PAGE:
The term ‘nap’ is derived from the nineteenth century card game ‘Napoleon’, or ‘Nap’ for short. Napoleon is a simple trick-taking game, in which plays bid on the number of tricks they believe they can make, up to a maximum of five, also known as ‘Napoleon’.
In horse racing, or greyhound racing, the term ‘nap’ is used to signify the selection that a tipster considers has the best chance of winning on a specific day or at a specific meeting on a specific day. It is important to note that ‘nap’ simply denotes the level of confidence a tipster has in a selection, based on his/her appraisal of the event in question. More often than not, a ‘nap’ selection may be offered at shorts odds by the bookmakers – consummate with its chances of winning, in the eyes of the tipster – but, otherwise, there is nothing more, or less, special about it than any other similarly priced selection.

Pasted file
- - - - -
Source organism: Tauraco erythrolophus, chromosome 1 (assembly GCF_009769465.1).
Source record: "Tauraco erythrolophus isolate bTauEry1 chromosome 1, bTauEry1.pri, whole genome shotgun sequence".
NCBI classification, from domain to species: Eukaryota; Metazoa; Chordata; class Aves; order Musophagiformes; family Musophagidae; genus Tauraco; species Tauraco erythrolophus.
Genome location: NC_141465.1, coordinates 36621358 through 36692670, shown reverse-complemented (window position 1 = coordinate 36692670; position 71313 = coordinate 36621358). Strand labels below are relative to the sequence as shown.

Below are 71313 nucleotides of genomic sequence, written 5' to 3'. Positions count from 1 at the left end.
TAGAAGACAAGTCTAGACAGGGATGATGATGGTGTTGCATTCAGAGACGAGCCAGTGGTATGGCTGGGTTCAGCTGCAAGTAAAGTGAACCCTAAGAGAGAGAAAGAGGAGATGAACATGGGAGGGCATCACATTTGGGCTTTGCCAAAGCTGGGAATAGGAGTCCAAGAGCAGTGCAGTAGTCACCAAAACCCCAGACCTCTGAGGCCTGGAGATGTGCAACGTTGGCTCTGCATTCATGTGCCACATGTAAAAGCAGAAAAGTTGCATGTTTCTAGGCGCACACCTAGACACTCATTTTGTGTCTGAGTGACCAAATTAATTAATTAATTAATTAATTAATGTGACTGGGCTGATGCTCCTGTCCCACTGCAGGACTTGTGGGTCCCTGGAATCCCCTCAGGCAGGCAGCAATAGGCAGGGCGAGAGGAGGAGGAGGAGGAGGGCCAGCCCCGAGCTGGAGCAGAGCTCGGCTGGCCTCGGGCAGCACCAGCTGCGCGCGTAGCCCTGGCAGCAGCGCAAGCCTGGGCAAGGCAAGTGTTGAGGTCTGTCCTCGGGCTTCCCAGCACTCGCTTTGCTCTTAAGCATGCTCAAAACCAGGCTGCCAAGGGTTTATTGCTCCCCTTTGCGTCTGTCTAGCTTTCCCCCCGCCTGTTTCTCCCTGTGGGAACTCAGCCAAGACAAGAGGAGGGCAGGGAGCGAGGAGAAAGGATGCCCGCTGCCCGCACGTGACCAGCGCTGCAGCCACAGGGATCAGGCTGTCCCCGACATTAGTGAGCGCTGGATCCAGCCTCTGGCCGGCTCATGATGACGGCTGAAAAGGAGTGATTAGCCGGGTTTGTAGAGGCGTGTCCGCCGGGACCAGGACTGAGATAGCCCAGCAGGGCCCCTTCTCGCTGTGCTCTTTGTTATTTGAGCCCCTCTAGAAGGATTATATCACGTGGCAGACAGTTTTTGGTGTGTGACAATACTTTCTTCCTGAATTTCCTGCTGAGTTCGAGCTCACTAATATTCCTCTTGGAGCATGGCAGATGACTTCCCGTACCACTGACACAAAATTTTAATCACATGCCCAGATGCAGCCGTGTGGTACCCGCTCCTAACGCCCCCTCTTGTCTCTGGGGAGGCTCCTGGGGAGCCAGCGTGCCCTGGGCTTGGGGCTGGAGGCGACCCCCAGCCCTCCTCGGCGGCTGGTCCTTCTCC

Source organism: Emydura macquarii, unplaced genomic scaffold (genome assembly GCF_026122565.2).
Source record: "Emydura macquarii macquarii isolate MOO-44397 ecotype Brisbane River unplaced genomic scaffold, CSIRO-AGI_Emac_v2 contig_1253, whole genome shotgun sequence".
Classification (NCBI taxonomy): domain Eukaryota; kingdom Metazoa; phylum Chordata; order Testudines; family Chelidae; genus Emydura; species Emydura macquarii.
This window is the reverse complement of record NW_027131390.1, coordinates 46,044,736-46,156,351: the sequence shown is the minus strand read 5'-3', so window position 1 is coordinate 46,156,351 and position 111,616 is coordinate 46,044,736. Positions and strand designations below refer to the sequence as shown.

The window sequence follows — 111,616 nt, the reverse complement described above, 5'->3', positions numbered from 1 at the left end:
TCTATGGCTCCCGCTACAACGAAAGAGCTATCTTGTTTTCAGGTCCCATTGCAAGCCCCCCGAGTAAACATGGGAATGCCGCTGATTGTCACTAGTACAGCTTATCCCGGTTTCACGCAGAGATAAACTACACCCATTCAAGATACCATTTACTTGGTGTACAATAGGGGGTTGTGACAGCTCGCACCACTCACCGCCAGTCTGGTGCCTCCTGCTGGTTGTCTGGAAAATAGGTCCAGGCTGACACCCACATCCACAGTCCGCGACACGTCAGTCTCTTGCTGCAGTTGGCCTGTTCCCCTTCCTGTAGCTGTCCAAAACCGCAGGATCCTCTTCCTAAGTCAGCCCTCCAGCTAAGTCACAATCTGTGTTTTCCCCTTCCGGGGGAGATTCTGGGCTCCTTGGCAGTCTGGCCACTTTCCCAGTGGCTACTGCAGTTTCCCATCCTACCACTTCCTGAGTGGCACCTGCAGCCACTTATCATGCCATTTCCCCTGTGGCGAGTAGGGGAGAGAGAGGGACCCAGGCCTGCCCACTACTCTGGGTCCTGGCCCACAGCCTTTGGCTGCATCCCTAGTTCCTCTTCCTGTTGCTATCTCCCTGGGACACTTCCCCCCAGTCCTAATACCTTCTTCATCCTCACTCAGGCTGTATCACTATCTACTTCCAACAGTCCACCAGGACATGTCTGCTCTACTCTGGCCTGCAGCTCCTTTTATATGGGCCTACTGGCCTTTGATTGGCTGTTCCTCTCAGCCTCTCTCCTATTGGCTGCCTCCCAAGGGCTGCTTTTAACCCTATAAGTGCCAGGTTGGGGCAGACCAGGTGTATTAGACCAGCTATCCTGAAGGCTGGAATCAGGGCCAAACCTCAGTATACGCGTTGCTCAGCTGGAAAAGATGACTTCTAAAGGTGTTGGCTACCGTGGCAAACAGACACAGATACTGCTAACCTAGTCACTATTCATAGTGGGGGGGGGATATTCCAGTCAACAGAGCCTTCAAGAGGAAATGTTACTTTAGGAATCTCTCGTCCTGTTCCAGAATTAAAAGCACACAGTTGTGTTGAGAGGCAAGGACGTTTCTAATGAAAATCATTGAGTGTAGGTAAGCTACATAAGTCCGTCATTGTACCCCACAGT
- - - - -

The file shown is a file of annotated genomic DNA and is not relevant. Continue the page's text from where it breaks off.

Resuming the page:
Obviously, some tipsters fare better than others with their ‘nap’ selections, as can be seen from the naps tables published from time to time in the racing press. Generally speaking, though, the ‘nap of the day’ is simply the ‘headline’ tip from each tipster.